4. 5 out of 5

    Shahed Hosseini

    فکر می‌کنم باید این کتاب رو دو‌یا سه باره بخونم. مطالبش بسیار پراکنده بوده یا دست‌کم برای من ثقیل. از فصل ۲۱، صفحهٔ ۳۵۷، چاپ اول: شاید بهتر باشد دربارهٔ حیات به مثابهٔ نوعی «نظم» بیندیشیم، چیزی که می‌تواند به صورت‌های مختلف و در واحدهایی با اندازه‌های مختلف وجود داشته باشد.

  5. 5 out of 5

    Mark Leidner

    shrill. the prose is okay, but it reads like someone had a drum to beat, and they beat it. florid argument. file this under 'books by authors who cannot restrain themselves from slightly incendiary verbs and adjectives all the way through that limit their convincingness.' i bet if you already agreed with her, this might make fun beach reading. but if you come to it with a skeptical mind, the introduction alone will make you want to do something better with your time. makes you respect poetry mor shrill. the prose is okay, but it reads like someone had a drum to beat, and they beat it. florid argument. file this under 'books by authors who cannot restrain themselves from slightly incendiary verbs and adjectives all the way through that limit their convincingness.' i bet if you already agreed with her, this might make fun beach reading. but if you come to it with a skeptical mind, the introduction alone will make you want to do something better with your time. makes you respect poetry more, though, since its authors have to kowtow to formal constraints that force, i suppose, a certain degree of honesty. but this book is written at breakneck rant-speed, with a sheer veil of 'i swear i'm being objective' draped over it. saw no shape i recognized in its arguments. like some mid- to high-level television writing, the associations proceed with dishonest, fallacious, or equivocating logic (but its plausible if you aren't paying attention). wish someone would've shrieked against science more persuasively. i'm still looking for a convincing deconstruction. the best thing she said was how physicists have moved beyond determinism, which is true, or at least they seem to have in the little literature on the subject i have ingested - if only she could have been patient, you know? start us with this portrait of physicists, slowly and painstakingly and vividly elucidate upon it, then move with more narrative savvy from there, toward the gaea idea. but instead the author rails and leaps and beats that drum. but i can't hear it anymore.

  6. 5 out of 5

    Istvan Zoltan

    In Science and Poetry Midgley gives an interesting tour of the many facets of science's and poetry's relation. She argues that poetry has many functions, among them to inspire people and orient them in the world. Poetry can provide emotionally moving, imaginative and inspiring ideas about how to live and move into the future. In this respect it is similar to other ventures grasping imagination and feeling, for example to religion, but it does not have the same dubious institutional surrounding. M In Science and Poetry Midgley gives an interesting tour of the many facets of science's and poetry's relation. She argues that poetry has many functions, among them to inspire people and orient them in the world. Poetry can provide emotionally moving, imaginative and inspiring ideas about how to live and move into the future. In this respect it is similar to other ventures grasping imagination and feeling, for example to religion, but it does not have the same dubious institutional surrounding. Midgley also describes well a - justified - worry, that many science popularisers try to move into the ideological space left open by the shrinking of religion. They try to offer simplicistic and quite primitive ideas on how to live and how to organise society, based on crude analogies with how certain parts of nature work. This is of course not science, it is morality, politics, and culture, but not very good quality and sophisticated culture. It is closer to some of the primitive ideologies advocated by economists who only care about the economy and GDP growth, or by priests who emphasise obedience to a god above all else. As such, they are unfit for fair, just, and compassionate societies. Midgley makes clear that this is not against science; it is against those who want to use science as a cover to advocate their own ideologies and personal views as scientific. It is a well written, clear, and very timely book. The kind of fetishisation of technology and science that Midgley describes in the book is very much with us, and it is partly what politicians and large companies use to justify owning our personal data, skewing the economy in favor of big tech companies and GDP growth, at the expense of social safety nets, healthcare and education. We are being cut off from our cultural and intellectual sources, which is a bond that each generation has to build up and renew. As a result, we become even more vulnerable to marketing, propaganda, and advertisements.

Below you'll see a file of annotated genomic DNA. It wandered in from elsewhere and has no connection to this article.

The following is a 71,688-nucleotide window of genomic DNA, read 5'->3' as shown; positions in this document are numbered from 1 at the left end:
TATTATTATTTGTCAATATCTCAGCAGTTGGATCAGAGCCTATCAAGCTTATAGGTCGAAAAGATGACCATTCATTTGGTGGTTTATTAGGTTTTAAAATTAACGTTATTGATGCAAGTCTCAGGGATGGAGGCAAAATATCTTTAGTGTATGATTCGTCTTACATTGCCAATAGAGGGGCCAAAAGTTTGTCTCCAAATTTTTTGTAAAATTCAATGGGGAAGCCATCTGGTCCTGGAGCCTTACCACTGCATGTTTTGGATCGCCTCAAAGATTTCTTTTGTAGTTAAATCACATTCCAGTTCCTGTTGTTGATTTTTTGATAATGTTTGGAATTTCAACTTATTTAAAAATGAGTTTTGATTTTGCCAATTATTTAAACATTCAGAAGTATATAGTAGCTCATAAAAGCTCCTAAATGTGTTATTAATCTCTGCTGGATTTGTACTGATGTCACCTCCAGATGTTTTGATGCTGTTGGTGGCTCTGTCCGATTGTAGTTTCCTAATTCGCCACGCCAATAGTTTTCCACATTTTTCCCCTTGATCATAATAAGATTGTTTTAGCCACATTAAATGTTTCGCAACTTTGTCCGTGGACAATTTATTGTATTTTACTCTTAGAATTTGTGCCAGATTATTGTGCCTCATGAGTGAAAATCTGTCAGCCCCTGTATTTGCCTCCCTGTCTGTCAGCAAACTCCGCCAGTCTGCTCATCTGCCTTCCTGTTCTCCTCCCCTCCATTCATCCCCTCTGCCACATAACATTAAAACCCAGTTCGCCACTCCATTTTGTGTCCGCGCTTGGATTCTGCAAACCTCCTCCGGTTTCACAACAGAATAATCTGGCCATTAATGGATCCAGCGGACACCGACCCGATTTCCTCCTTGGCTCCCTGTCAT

7. 4 out of 5

    Catherine

    A call to avoid category errors that for me followed on from something I read by Wolpert in the 90s, was reflected in New Scientist just a few days later (can't look it up because I can't find my subscriber number atm) and was satisfyingly expanded in a fictional context just a week later by Sebastian Faulks' Human Traces. The basic argument is that one cannot use objective, atomistic, deterministic language to describe the intrinsically subjective. it is clearly, if sometimes rather repetitivel A call to avoid category errors that for me followed on from something I read by Wolpert in the 90s, was reflected in New Scientist just a few days later (can't look it up because I can't find my subscriber number atm) and was satisfyingly expanded in a fictional context just a week later by Sebastian Faulks' Human Traces. The basic argument is that one cannot use objective, atomistic, deterministic language to describe the intrinsically subjective. it is clearly, if sometimes rather repetitively, developed and is far easier to read than many philosophy books I have struggled to read in the past.

  8. 5 out of 5

    Mehdi

  9. 5 out of 5

    Trevor

  10. 4 out of 5

    Dan

  11. 5 out of 5

    Erica Deters

  12. 4 out of 5

    Víctor Bermúdez

  13. 5 out of 5

    John

  14. 4 out of 5

    Gordon Schultz

  15. 5 out of 5

    Emre Sahin

  16. 5 out of 5

    Michael

  17. 5 out of 5

    Lucas

  18. 4 out of 5

    Trish Ritchie

  19. 4 out of 5

    George

  20. 4 out of 5

    Neil Morrison

  21. 5 out of 5

    Sam C

  22. 4 out of 5

    Peter Geyer

  23. 5 out of 5

    Pierre Corbeau

  24. 4 out of 5

    Error Theorist

  25. 5 out of 5

    Shay E

  26. 4 out of 5

    Rick

  27. 4 out of 5

    Laura

  28. 4 out of 5

    Katherine Tallent

  29. 4 out of 5

    Kamyab

  30. 4 out of 5

    Phil Christman